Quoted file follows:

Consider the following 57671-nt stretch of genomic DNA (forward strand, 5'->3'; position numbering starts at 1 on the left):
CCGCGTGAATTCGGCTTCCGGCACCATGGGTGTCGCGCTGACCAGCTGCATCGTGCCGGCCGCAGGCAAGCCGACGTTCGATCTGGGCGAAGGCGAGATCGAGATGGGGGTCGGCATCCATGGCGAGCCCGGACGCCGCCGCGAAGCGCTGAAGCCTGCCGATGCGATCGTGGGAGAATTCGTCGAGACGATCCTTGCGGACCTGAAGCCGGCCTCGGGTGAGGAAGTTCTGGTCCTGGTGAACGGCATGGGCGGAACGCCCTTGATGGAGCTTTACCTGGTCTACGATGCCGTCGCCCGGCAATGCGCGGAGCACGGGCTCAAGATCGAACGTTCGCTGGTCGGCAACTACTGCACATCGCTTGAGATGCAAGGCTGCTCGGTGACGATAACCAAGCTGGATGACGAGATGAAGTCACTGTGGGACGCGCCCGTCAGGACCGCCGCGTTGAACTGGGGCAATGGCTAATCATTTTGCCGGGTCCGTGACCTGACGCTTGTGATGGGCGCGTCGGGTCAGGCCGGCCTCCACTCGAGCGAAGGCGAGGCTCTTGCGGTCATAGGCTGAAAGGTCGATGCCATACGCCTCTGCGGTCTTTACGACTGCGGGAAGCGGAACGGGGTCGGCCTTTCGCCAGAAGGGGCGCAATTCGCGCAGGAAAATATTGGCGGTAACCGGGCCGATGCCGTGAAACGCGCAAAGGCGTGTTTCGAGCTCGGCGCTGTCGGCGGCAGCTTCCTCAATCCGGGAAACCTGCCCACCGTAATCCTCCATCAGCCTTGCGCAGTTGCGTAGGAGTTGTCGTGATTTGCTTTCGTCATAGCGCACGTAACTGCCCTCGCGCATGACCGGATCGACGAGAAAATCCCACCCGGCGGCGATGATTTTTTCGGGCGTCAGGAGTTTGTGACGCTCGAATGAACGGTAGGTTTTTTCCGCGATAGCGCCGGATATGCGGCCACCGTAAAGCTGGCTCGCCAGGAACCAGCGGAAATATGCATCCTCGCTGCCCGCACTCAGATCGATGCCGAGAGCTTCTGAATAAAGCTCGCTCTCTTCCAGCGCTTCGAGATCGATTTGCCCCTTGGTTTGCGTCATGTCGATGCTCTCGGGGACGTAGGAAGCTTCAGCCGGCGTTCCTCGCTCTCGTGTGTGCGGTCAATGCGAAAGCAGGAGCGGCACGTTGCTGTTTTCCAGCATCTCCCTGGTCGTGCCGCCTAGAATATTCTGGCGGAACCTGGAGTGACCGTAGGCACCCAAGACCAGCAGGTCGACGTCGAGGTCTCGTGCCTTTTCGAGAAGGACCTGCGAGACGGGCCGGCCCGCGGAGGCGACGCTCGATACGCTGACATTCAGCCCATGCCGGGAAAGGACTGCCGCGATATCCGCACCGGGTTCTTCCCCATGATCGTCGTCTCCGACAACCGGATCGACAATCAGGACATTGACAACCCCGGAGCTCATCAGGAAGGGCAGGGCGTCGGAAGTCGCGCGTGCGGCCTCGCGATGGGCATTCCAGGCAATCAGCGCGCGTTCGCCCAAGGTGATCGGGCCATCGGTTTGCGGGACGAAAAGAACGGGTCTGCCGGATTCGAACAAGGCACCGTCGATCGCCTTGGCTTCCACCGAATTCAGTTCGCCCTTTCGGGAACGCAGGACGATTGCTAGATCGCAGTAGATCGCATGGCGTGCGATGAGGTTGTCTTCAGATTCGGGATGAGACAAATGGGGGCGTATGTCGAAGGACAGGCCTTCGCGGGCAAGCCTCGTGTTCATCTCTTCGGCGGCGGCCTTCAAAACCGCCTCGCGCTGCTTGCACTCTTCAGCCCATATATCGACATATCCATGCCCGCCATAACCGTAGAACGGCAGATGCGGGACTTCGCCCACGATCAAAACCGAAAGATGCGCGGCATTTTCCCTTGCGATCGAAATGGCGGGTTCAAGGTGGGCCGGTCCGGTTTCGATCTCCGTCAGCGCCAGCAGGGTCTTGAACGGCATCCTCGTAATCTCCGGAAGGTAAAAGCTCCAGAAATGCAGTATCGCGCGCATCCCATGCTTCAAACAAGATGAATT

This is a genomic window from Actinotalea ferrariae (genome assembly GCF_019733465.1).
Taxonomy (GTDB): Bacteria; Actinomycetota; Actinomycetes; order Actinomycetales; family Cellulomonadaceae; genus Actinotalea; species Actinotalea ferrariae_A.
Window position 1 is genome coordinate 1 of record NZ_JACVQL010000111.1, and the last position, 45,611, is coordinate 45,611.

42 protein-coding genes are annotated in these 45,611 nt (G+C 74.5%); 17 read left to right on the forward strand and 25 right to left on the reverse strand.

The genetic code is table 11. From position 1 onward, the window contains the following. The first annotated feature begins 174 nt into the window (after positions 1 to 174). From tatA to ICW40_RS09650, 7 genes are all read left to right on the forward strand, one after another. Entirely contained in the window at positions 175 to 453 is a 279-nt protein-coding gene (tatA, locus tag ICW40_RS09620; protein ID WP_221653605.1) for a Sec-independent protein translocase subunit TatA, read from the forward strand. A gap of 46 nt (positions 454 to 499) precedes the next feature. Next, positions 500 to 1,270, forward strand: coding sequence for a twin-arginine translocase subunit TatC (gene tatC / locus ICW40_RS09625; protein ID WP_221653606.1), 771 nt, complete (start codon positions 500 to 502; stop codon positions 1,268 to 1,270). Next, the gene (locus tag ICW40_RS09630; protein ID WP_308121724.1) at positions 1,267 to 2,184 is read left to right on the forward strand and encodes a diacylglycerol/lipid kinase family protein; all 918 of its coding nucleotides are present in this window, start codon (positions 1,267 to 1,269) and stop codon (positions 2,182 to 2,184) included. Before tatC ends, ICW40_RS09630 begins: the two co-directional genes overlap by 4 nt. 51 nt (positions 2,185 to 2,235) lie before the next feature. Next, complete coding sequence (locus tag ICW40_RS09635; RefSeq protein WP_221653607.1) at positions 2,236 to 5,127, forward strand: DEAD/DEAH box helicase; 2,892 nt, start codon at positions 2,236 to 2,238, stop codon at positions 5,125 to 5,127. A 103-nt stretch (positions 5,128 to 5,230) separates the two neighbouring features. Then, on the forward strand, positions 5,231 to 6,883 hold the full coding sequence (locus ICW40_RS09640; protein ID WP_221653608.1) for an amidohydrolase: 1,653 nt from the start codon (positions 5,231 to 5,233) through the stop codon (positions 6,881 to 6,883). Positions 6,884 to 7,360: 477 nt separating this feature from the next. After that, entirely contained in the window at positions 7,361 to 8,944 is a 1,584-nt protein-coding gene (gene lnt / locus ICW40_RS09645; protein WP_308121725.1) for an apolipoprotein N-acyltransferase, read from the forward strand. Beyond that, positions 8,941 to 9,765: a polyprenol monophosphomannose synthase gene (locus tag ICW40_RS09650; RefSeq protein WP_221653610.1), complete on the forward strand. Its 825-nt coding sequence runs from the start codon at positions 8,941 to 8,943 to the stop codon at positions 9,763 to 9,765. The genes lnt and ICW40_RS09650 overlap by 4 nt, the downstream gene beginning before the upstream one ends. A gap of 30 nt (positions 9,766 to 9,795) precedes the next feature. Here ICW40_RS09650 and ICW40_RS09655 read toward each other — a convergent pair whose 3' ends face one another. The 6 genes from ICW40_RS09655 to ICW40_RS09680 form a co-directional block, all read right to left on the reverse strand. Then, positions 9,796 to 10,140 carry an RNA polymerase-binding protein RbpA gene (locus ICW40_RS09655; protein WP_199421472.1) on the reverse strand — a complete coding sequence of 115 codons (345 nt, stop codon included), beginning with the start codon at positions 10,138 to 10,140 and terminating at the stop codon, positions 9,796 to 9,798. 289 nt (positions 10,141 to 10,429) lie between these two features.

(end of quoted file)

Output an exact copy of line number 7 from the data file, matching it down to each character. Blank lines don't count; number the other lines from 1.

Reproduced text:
The genetic code is table 11. From position 1 onward, the window contains the following. The first annotated feature begins 174 nt into the window (after positions 1 to 174). From tatA to ICW40_RS09650, 7 genes are all read left to right on the forward strand, one after another. Entirely contained in the window at positions 175 to 453 is a 279-nt protein-coding gene (tatA, locus tag ICW40_RS09620; protein ID WP_221653605.1) for a Sec-independent protein translocase subunit TatA, read from the forward strand. A gap of 46 nt (positions 454 to 499) precedes the next feature. Next, positions 500 to 1,270, forward strand: coding sequence for a twin-arginine translocase subunit TatC (gene tatC / locus ICW40_RS09625; protein ID WP_221653606.1), 771 nt, complete (start codon positions 500 to 502; stop codon positions 1,268 to 1,270). Next, the gene (locus tag ICW40_RS09630; protein ID WP_308121724.1) at positions 1,267 to 2,184 is read left to right on the forward strand and encodes a diacylglycerol/lipid kinase family protein; all 918 of its coding nucleotides are present in this window, start codon (positions 1,267 to 1,269) and stop codon (positions 2,182 to 2,184) included. Before tatC ends, ICW40_RS09630 begins: the two co-directional genes overlap by 4 nt. 51 nt (positions 2,185 to 2,235) lie before the next feature. Next, complete coding sequence (locus tag ICW40_RS09635; RefSeq protein WP_221653607.1) at positions 2,236 to 5,127, forward strand: DEAD/DEAH box helicase; 2,892 nt, start codon at positions 2,236 to 2,238, stop codon at positions 5,125 to 5,127. A 103-nt stretch (positions 5,128 to 5,230) separates the two neighbouring features. Then, on the forward strand, positions 5,231 to 6,883 hold the full coding sequence (locus ICW40_RS09640; protein ID WP_221653608.1) for an amidohydrolase: 1,653 nt from the start codon (positions 5,231 to 5,233) through the stop codon (positions 6,881 to 6,883). Positions 6,884 to 7,360: 477 nt separating this feature from the next. After that, entirely contained in the window at positions 7,361 to 8,944 is a 1,584-nt protein-coding gene (gene lnt / locus ICW40_RS09645; protein WP_308121725.1) for an apolipoprotein N-acyltransferase, read from the forward strand. Beyond that, positions 8,941 to 9,765: a polyprenol monophosphomannose synthase gene (locus tag ICW40_RS09650; RefSeq protein WP_221653610.1), complete on the forward strand. Its 825-nt coding sequence runs from the start codon at positions 8,941 to 8,943 to the stop codon at positions 9,763 to 9,765. The genes lnt and ICW40_RS09650 overlap by 4 nt, the downstream gene beginning before the upstream one ends. A gap of 30 nt (positions 9,766 to 9,795) precedes the next feature. Here ICW40_RS09650 and ICW40_RS09655 read toward each other — a convergent pair whose 3' ends face one another. The 6 genes from ICW40_RS09655 to ICW40_RS09680 form a co-directional block, all read right to left on the reverse strand. Then, positions 9,796 to 10,140 carry an RNA polymerase-binding protein RbpA gene (locus ICW40_RS09655; protein WP_199421472.1) on the reverse strand — a complete coding sequence of 115 codons (345 nt, stop codon included), beginning with the start codon at positions 10,138 to 10,140 and terminating at the stop codon, positions 9,796 to 9,798. 289 nt (positions 10,141 to 10,429) lie between these two features.